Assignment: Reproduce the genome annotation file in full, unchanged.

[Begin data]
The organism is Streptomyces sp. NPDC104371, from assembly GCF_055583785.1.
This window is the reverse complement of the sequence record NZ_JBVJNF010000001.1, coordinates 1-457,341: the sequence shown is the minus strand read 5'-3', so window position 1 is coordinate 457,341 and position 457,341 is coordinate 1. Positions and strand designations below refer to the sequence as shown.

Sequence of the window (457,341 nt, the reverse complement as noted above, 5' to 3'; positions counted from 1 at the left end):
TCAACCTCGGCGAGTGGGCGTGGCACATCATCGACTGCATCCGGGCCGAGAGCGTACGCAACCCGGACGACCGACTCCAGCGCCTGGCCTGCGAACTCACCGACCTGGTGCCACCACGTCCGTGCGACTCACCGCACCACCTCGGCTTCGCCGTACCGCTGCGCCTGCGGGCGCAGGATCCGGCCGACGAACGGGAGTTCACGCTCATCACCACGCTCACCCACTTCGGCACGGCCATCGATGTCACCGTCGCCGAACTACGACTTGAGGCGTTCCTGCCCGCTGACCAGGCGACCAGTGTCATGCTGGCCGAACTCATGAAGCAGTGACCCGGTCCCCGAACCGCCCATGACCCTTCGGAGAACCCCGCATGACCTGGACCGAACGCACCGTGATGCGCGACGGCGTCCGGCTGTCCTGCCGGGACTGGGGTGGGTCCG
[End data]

The organism is Streptomyces sp. NPDC104371, from assembly GCF_055583785.1.
This window is the reverse complement of the sequence record NZ_JBVJNF010000001.1, coordinates 1-457,341: the sequence shown is the minus strand read 5'-3', so window position 1 is coordinate 457,341 and position 457,341 is coordinate 1. Positions and strand designations below refer to the sequence as shown.

Sequence of the window (457,341 nt, the reverse complement as noted above, 5' to 3'; positions counted from 1 at the left end):
TCAACCTCGGCGAGTGGGCGTGGCACATCATCGACTGCATCCGGGCCGAGAGCGTACGCAACCCGGACGACCGACTCCAGCGCCTGGCCTGCGAACTCACCGACCTGGTGCCACCACGTCCGTGCGACTCACCGCACCACCTCGGCTTCGCCGTACCGCTGCGCCTGCGGGCGCAGGATCCGGCCGACGAACGGGAGTTCACGCTCATCACCACGCTCACCCACTTCGGCACGGCCATCGATGTCACCGTCGCCGAACTACGACTTGAGGCGTTCCTGCCCGCTGACCAGGCGACCAGTGTCATGCTGGCCGAACTCATGAAGCAGTGACCCGGTCCCCGAACCGCCCATGACCCTTCGGAGAACCCCGCATGACCTGGACCGAACGCACCGTGATGCGCGACGGCGTCCGGCTGTCCTGCCGGGACTGGGGTGGGTCCG